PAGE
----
Schools to benefit from development
The development of a 400-acre tourism district east of Kansas Speedway is expected to shift Wyandotte County's economy into high gear.
Doug Bach, interim assistant administrator for the Unified Government of Wyandotte County and Kansas City, Kan., is special projects manager on the development of the tourism district. Anchoring the district will be two nationally known stores, Cabela's, expected to open this year, and Nebraska Furniture Mart, expected to open next spring.
"Property taxes from the development, once we have everything in operation, will be about $5 million annually," Bach said. "In comparison, that tract of ground used to bring in about $15,000. So that will be quite a change in property taxes."
Two school districts, Piper (USD 203), and Kansas City, Kan. (USD 500), whose geographical boundaries cross the property, stand to gain.
"The school lines are split between the Piper School district and USD 500," Bach said. "The school district line will cut almost through the middle of Nebraska Furniture Mart," Bach said. "The entire Cabela's store site is in USD 500."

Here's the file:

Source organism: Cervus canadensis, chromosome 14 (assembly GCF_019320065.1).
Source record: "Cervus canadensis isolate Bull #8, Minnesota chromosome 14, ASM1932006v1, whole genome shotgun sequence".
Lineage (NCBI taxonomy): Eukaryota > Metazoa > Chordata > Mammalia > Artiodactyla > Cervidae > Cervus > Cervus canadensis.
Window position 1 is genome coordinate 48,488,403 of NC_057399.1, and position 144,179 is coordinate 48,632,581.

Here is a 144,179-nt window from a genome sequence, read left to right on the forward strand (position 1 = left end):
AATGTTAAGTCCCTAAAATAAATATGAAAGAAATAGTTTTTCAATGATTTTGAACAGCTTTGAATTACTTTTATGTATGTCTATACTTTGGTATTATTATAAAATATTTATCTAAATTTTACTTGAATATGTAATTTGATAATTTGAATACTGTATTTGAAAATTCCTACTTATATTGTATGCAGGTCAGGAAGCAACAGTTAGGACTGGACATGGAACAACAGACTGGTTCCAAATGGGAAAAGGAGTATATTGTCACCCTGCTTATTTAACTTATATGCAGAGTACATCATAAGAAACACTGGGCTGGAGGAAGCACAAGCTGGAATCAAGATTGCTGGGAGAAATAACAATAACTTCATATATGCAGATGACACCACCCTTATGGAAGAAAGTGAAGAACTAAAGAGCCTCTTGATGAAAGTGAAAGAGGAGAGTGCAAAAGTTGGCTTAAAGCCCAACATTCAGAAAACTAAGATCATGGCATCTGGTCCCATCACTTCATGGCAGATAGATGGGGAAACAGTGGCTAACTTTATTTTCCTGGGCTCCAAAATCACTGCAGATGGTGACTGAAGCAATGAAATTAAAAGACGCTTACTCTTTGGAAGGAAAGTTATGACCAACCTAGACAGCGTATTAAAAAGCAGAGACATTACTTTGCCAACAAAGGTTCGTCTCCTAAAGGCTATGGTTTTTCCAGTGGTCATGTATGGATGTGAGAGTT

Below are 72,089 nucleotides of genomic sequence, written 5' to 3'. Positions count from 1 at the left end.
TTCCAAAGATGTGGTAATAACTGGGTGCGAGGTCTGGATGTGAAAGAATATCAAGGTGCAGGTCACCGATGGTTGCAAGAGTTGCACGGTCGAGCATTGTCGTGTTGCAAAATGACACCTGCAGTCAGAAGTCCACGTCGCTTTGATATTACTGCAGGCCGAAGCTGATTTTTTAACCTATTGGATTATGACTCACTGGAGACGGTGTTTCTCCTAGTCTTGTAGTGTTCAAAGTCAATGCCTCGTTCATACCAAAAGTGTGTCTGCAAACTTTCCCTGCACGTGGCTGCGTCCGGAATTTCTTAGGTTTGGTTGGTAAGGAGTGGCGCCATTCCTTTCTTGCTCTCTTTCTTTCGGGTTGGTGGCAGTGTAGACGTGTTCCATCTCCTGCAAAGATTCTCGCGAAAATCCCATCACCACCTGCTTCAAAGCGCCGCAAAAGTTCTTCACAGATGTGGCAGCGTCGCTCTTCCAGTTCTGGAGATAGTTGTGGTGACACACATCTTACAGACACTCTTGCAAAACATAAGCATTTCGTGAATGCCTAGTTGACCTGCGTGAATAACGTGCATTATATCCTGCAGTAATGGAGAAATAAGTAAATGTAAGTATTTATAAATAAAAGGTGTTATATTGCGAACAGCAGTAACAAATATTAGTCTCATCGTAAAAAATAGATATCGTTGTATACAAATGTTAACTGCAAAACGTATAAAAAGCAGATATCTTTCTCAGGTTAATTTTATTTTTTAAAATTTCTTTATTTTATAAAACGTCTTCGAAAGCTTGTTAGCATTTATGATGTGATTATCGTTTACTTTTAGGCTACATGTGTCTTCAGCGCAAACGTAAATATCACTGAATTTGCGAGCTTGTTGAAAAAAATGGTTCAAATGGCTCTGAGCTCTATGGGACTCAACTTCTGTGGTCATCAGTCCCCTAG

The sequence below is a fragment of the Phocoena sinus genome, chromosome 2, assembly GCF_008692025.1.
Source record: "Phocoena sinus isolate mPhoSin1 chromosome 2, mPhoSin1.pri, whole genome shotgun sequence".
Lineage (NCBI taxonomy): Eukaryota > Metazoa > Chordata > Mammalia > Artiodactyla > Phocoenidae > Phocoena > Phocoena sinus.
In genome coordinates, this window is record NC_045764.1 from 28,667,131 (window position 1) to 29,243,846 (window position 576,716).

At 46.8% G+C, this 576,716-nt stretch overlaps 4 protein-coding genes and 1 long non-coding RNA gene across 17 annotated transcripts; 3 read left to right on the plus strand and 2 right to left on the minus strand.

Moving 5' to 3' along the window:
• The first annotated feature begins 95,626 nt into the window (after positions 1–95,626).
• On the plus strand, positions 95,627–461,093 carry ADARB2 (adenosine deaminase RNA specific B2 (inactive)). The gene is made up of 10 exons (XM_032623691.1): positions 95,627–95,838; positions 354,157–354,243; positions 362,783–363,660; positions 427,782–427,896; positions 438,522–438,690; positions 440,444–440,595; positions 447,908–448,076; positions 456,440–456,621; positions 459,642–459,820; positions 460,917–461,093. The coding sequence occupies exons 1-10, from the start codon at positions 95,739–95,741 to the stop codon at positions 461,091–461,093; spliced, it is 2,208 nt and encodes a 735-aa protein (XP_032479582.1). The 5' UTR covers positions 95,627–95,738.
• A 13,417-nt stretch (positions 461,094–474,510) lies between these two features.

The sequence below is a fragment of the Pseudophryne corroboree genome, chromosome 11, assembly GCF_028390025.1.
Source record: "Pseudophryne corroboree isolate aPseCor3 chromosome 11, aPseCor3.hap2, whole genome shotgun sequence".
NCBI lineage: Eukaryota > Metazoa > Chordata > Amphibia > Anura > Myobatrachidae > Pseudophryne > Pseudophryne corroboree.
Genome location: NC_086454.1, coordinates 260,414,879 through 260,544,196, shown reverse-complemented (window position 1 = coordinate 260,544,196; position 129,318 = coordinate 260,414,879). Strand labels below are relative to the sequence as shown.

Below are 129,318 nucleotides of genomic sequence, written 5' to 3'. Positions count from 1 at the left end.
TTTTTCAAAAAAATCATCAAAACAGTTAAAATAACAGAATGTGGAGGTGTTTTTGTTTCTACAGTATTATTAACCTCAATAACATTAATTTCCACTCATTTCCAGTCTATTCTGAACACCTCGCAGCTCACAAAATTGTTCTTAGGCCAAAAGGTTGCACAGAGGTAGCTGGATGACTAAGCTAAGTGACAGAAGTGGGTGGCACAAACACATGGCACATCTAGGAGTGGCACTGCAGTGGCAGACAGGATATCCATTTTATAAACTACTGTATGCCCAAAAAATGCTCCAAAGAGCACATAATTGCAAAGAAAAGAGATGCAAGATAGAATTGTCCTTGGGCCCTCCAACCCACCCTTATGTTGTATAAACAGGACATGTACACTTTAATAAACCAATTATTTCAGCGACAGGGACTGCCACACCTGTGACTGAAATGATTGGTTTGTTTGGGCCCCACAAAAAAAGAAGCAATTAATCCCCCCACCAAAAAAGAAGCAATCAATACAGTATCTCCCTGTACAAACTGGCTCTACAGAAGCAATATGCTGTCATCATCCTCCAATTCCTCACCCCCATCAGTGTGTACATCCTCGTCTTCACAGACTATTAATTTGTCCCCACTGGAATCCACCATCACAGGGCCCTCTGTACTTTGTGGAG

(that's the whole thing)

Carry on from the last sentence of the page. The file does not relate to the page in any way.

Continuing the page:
Another key corporate player in the development district will be the Great Wolf Lodge, a part of the Great Lakes Development, Madison, Wis.
"They're in the final stages of planning and are looking at May for groundbreaking," Bach said. "It will be about a year in construction and should open before next summer."
The lodge will be a 271-room facility complete with a 35,000-square-foot indoor water park for hotel patrons. The lodge's suites can sleep from six to eight.
Aside from tax revenue and increased shopping ability, the tourism district means employment opportunities for area residents.
"We're talking close to 1,000 jobs just between those two stores that are under construction today," Bach said.
A bulk of the worker will be pulled from the vicinity.
"Cabela's made a commitment to make 40 percent of their employees be from Wyandotte County," Bach said.
And, Bach said, Wyandotte County and the surrounding area will benefit from an increase in commercial traffic.
"From the standpoint of tourism, these type of stores like Cabela's and Nebraska Furniture Mart bring people into the community from 200 miles around who will spend money."